This was the message I saw written as I entered the bathroom stall on campus:
“Why can’t I fit in anywhere?”
The next day a new message was written underneath it that said:
“I can’t do this anymore. Everyone would be better off without me.”
These messages hurt my heart because I felt helpless to reach out and let this person know that there is someone ready and willing to listen to them. Their voice does not have to be stifled inside a bathroom stall. I know this for a fact because for 18 years I worked as a phone counselor on staff at the National Suicide Prevention Hotline. Volunteers and paid staff work 24 hours a day, 365 days a year answering the calls and chat messages from people who are experiencing depression, anxiety, fear, rage, and suicidal thoughts.
I understand the pain and fear behind the words in the bathroom stall because I have felt them myself. I spent most of my life living with anxiety and depression without having a name for them. I grew up experiencing abuse and neglect. I used anything I could find to numb my pain-food, religion, sex, alcohol and drugs. After losing everything and everyone in my life, after becoming someone I hated, after believing all the words that had been said to me over the years, I decided to end my life. I thought I couldn’t take it anymore, and everyone would be better off without me.
One very lonely Saturday night, I tried to drink enough to kill myself with alcohol poisoning. That isn’t an easy task when you are a full-blown alcoholic. I tried cutting my wrist, but I was too drunk to do it. I couldn’t find anything sharp enough to do the job. I was even a failure at killing myself. I tried calling the one person I thought I could count on, and she told me she couldn’t do this with me anymore. She gave me a phone number to the Crisis Suicide Hotline and begged me to call them. I can’t explain why I called them, but I did.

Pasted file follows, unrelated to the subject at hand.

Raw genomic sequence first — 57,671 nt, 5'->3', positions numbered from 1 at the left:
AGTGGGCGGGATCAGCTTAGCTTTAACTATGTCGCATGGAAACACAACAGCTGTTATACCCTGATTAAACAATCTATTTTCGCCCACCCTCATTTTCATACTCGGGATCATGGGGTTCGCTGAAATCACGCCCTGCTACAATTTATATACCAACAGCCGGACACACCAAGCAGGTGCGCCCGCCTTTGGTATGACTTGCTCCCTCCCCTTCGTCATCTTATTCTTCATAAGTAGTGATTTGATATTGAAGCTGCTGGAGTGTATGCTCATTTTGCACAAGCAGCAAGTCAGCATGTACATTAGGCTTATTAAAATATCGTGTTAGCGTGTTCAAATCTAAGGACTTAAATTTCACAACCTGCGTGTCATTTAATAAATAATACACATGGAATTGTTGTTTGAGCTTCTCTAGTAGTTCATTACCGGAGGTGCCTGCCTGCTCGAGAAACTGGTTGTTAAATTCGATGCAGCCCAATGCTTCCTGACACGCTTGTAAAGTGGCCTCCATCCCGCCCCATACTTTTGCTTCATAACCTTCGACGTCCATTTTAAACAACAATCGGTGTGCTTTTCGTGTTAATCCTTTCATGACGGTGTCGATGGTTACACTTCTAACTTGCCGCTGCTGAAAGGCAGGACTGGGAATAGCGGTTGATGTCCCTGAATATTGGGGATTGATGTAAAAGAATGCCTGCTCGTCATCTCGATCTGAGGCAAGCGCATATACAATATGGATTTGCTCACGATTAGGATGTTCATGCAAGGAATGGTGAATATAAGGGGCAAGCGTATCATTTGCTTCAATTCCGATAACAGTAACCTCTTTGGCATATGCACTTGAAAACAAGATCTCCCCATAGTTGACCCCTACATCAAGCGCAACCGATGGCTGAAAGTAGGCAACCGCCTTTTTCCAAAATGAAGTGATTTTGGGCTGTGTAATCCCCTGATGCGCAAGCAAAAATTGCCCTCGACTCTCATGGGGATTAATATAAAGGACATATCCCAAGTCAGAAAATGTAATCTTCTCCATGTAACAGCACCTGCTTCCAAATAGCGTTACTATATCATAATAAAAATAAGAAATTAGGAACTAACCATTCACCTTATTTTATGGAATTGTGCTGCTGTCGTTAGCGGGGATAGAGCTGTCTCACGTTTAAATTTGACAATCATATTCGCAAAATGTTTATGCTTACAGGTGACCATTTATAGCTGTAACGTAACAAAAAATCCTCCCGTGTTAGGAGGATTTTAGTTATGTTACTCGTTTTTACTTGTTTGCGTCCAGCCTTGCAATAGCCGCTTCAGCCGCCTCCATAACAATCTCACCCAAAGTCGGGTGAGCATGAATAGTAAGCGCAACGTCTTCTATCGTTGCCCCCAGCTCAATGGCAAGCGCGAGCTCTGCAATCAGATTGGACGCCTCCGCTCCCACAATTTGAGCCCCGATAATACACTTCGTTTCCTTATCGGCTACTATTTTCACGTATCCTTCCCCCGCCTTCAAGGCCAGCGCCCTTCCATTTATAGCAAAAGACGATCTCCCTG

A counselor stayed on the phone with me for close to three hours that night, listening to me cry and tell my story. She gave me some resources for help including the name of a therapist. Someone from the Crisis Suicide Hotline called me the next day to follow up. I did get into therapy, got help for my addictions, and slowly began crawling my way back out of the black hole I knew as my life.
That was in March 1987. I have been clean and sober for 32 years. I worked with a therapist and found that I was one of the people who needed medication for my anxiety and depression. Even now, life isn’t always easy. During the past 32 years, I have been married and divorced, lost jobs, had my best friend and my mother both die unexpectedly, and dealt with all of the things that life tends to bring.
What I have learned is that life is worth living despite all the challenges that come with it. I found ways to deal with all of the craziness in this world. I don’t have to hide from pain; I can handle it with the help of family and friends. There is hope no matter how deep the darkness. My voice is no longer silenced behind all the things I used to numb my pain.
If you or anyone you know is experiencing thoughts of suicide or dealing with anxiety, depression, fear or anger, there are ways you can help. Learn the warning signs and how you can make a difference in that person’s life. If you are the person who feels their voice can’t be heard, take a chance and call, text or chat with the groups below. Most colleges also offer peer counseling.
September 5-11 is National Suicide Prevention Week.
Here are some resources for help:
To talk, text or chat:
National Suicide Prevention LifeLine 800-273-TALK or Chat online
Crisis TextLine : Text HOME to 741741 from anywhere in the United States, anytime, about any type of crisis.
IMAlive : IMAlive is a live online network that uses instant messaging to respond to people in crisis.